“COUNT Your Blessings (Instead of Sheep)” – a popular song written by Irving Berlin and used in the 1954 film White Christmas – should resonate with investors who daringly took their chances on the stock market and raked in bountiful returns.
As Christmas in round the corner, hence a perfect occasion to reflect on the blessings of the past year – especially one which is so full of turbulence – investors in general should feel blessed that stock markets are being kept afloat due to its forward-looking nature.
This is despite the adverse market reality of having to cope with both a pandemic-stricken economy with an unabated daily spike in the number of reported COVID-19 cases.
For glove stock faithfuls, it may sound an irony but the current health crisis has by far been a blessing for the industry especially when many businesses related to the travel, airline, cruise, casino and resort/hotel found themselves badly bruised with prospect of recovery still uncertain.
However, I find a recent commentary by tradeview – who blogs in the I3 Investor portal – deceitful as he harbours the opinion that (at least to the writer’s interpretation) there is a concerted effort by certain quarters to portray the glove sector in a bad light.
“I have, however, a friendly advice to fellow readers who are either in the investment banking research fraternity, media or authorities/politicians, (that) in everything we do in life, be fair, reasonable and objective.
“Do not make judgments, comments or opinions with a coloured lens. The glove sector of Malaysia is one which should be proud of.
“I know these days, any article or news on glove sector attracts huge number of views. I know it because I can see the statistics in my blog and channel.
“Do not for the sake of attention and populist agenda destroy an entire sector that was organically grown through entrepreneurial spirit, hard work and grit. This sector is a golden goose of our country. We must preserve, protect and help improve it.”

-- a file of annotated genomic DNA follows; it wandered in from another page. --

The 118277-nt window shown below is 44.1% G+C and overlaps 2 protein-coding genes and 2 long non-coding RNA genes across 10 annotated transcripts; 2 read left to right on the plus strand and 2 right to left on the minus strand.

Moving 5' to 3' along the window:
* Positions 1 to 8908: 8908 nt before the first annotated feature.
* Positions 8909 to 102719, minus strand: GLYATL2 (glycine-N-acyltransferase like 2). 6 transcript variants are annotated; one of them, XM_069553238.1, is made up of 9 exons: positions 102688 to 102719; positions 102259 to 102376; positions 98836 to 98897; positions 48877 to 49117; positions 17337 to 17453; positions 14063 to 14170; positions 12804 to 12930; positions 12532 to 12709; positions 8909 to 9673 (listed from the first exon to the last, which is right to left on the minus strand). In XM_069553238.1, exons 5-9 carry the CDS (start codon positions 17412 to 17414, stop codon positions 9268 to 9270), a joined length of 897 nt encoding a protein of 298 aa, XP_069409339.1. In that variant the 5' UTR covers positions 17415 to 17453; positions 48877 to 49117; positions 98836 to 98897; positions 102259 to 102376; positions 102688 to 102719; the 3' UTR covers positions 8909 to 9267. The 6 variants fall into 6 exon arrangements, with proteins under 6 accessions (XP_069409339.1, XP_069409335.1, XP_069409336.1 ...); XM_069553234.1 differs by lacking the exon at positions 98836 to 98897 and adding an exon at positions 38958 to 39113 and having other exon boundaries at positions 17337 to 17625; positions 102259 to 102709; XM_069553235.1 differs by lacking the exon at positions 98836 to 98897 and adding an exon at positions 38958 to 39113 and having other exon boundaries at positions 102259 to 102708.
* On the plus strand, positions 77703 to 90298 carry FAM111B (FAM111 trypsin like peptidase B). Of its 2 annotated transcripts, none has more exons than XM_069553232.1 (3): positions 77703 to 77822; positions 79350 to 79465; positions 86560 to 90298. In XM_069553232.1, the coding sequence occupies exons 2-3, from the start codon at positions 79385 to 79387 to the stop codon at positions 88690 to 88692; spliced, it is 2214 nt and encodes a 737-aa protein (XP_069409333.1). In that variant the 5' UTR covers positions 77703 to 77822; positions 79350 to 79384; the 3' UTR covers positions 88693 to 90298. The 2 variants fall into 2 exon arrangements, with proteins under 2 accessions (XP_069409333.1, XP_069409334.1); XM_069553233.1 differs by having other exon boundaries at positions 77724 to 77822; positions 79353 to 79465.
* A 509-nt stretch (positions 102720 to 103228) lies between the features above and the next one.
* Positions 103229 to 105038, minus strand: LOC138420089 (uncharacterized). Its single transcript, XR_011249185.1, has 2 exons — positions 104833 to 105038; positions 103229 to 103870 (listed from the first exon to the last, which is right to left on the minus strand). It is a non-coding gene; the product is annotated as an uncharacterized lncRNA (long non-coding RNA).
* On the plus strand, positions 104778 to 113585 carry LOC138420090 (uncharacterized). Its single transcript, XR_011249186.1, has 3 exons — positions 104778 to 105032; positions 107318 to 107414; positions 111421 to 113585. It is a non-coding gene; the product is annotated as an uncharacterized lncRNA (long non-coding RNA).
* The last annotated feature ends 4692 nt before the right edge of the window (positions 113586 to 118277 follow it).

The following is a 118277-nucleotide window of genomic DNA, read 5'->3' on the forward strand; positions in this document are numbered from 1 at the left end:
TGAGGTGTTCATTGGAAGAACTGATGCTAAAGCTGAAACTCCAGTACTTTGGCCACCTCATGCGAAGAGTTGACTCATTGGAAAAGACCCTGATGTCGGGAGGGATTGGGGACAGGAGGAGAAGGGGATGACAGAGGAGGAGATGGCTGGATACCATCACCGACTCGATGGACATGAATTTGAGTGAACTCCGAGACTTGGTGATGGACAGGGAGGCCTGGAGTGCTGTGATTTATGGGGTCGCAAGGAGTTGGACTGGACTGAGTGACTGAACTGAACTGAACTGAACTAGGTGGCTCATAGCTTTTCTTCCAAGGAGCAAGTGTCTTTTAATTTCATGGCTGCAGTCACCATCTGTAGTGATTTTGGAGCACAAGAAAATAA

While this writer cannot vouch for the research, investment banking or political fraternity, he is in a position to speak on behalf of the media industry.
At the very outset, there is a need to point out that one of the many roles of the media since time immemorial is to ensure check and balance in the society. Whatever criticism levelled is done without fear or favour so long as the argument is presented in a constructive manner.
The media has never been short of praises for the glove industry. Even at the height of the industry’s glory – when the prices of glove stocks climbed to dizzying heights, thus sparking concerns of price sustainability – the media fraternity has continued to glorify the industry.
But alas, as the adage goes, there is a price for everything in life. The media suddenly found itself cornered by revelation of the glove industry’s own misdeeds. It can no longer defend the industry when a spike in the number of COVID-19 infections in the country is rightly linked to the woeful housing condition of the industry’s labour-intensive workforce.
The issue is then further compounded by allegation of mistreatment and neglect vis-à-vis video exposé of cramped or unsanitary living conditions of the foreign employees.
In all fairness, the media harbours no mal intention as to run down the glove industry. Acting as the eyes and ears of the society, the media simply leverages the notion that the pen is mightier than the sword to get glove makers to both buck up and clean up their act.
“If this incident happens today, this termination will not happen because we have engaged consultants and they have guided us on what is the right thing to do,” Top Glove Corp Bhd managing director Lee Kim Meow told the BFM98.9 business radio station in an interview.
He was referring to the fact that whistleblowers will no longer face termination with three helplines for worker complaints having been established by the world’s largest glove maker.
To-recap, Reuters reported last week that 27-year-old Nepali worker Yubaraj Khadka was fired after raising concerns about the lack of social distancing at the factories.
Khadka took two photos in May of fellow employees crowding into a Top Glove factory which he shared with a worker rights activist. The foreign staff, according to Lee, did not give the company feedback on the working conditions but Top Glove has since improved its processes.
Top Glove was linked to the Teratai cluster – the country’s biggest COVID-19 cluster – after more than 5,000 workers were infected, with counterparts Hartalega Holdings Bhd and Kossan Rubber Industries Bhd following suit.
With the gross imbalance between superb profitability and poor social responsibility – especially when the ESG (environment, social and governance) gauge becoming increasingly accepted as an investment norm – surely glove makers need to find the equilibrium mark.
Certainly, the media – as the fighter of justice – cannot turn a blind eye to the various shortcomings that were rampant in the glove industry especially with the evidence stacked before its eyes.
Ironically, the media is both a friend and foe of the glove industry – depending on how one expects the media to behave. – Dec 24, 2020